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As of last Friday, no plans had been filed for the property, at 98 – 108 Ave. A, which sits midblock between Sixth and Seventh Sts. But by early this week, according to Department of Buildings records, a description of the planned modifications had been posted.
The work would include renovating the existing two-story building, including the expansion of the cellar floor, raising the entire second floor and installing a new storefront on Avenue A. In addition, a new partial third floor and partial fourth floor for one residential unit would be added, with an adjoining roof garden on the second-floor rooftop for use by the new apartment. More than 8,000 square feet of new space would be added to the existing building. The project’s estimated total cost, as listed on the D.O.B. filing, is about $1.57 million.
In its former life, the building once housed the Hollywood movie theater.
According to Department of Finance records, the property was previously owned by Gristedes supermarket mogul John Catsimatidis, who acquired it sometime prior to 1973. He sold it in 1985 to a group of three buyers, Chong Hwa Pak, Jung Yong Suh and Sun Sok Yon. In 1986, they transferred the property to a corporation, Suh Yon Pak Associates Inc., which remains the owner of record.
EV Grieve has been following the developments of East Village Farm’s demise and what will happen to the building next. Speculation had been the structure would be torn down. This Tuesday the local blog reported that plans had been posted that day, revealing the owner’s intentions.
About a year ago — proving once again that “Ray always hears it first” — The Villager’s Scoopy’s Notebook reported that Ray, a.k.a. Asghar Ghahraman, of Ray’s Candy Store, said he had heard from the man who delivers his bread that the East Village Farm building’s owner planned to demolish it and build an enormous residential tower. However, while Ray’s information was correct that something was in the works, a high-rise building wouldn’t be allowed under the new East Village / Lower East Side rezoning that went into effect a few years ago.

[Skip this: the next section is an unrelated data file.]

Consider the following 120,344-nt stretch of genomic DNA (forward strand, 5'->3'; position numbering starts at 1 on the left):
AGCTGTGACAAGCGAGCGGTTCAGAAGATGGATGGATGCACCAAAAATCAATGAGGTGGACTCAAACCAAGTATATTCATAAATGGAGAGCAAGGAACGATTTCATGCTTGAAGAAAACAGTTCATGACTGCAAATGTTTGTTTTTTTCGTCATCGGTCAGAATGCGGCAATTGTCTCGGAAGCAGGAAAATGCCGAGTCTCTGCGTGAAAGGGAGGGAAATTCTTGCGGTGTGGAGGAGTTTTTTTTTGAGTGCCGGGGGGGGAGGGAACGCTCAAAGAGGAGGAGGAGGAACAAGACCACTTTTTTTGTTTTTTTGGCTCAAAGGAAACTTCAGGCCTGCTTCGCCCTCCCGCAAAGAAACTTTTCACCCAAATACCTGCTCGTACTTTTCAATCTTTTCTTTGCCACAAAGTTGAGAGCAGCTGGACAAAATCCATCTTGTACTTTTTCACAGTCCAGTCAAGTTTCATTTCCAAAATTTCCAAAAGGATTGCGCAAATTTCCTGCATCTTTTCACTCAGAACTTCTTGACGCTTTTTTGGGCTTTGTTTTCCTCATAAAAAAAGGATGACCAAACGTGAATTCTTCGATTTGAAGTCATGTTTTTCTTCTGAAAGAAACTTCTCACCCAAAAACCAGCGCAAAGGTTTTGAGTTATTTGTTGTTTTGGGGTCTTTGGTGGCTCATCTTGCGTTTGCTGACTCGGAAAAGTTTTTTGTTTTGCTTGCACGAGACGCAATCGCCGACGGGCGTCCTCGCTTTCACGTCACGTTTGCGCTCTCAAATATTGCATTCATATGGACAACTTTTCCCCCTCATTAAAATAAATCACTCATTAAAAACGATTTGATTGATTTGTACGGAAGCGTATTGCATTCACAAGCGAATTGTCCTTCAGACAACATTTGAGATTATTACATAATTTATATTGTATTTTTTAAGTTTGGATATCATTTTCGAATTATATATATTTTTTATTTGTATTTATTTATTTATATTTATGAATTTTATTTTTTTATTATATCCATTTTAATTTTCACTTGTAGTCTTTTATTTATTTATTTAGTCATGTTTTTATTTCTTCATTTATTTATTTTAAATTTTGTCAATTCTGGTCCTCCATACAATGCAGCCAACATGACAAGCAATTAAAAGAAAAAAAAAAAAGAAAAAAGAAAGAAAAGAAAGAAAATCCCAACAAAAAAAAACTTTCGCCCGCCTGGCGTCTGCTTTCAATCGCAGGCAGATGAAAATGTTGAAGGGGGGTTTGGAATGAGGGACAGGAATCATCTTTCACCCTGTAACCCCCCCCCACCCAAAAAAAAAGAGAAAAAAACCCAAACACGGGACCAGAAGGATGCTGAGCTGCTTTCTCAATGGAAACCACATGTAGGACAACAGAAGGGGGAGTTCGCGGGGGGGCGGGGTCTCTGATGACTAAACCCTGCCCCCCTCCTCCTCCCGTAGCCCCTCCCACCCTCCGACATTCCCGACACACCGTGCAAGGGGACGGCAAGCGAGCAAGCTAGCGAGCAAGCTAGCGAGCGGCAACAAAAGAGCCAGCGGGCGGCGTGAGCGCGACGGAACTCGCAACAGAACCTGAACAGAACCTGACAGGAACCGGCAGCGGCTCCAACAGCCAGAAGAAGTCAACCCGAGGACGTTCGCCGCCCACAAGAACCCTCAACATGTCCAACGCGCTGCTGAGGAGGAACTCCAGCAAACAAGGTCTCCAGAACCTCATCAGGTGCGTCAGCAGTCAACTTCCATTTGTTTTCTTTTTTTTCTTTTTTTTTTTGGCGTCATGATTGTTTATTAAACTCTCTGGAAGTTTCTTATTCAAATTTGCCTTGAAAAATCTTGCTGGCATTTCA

Last Thursday evening, Ray reiterated, “My bread man, he go there every morning [to East Village Farm] and he told me a year ago, they gonna close — I couldn’t believe it. … It’s gonna be condominiums.”
East Village activist Chris Flash was disappointed that the long-dormant movie theater couldn’t be brought back to life as an entertainment venue in a neighborhood that has lost too many of them recently.
“I got into the theater like two weeks ago,” he said last Friday. “The guy working the store’s counter on the last week let me and a few friends go in there.”
All the cinema’s seats are still in place, he reported, adding, “There’s no need to destroy the theater. It’s totally viable to keep it as a theater.”
Flash, publisher of The Shadow local anarchist newspaper, said the market used to be named SYP.
“Some people used to call it, ‘Steal Your Paycheck,’” he quipped.
Another defunct East Village movie house, the Charles on Avenue B, also still has all its seats in place. But efforts to renovate the property by a church group that owns it stalled about two years ago after it was revealed the work was being done without the proper permits, and a stop-work order was issued. Flash had hoped to do some arts programming in that space if it had been renovated. But the church’s pastor had issues with Flash’s pitch.
“He tried to make a lot of demands on content,” Flash said. “No performing artist is going to like that.
“The real crime is we’re losing these venues,” he added. “Continental doesn’t do shows anymore, C.B.G.B.’s is defunct, and we’re about to lose two historic theaters. As the venues shrink, these two places could have had live shows and performances.”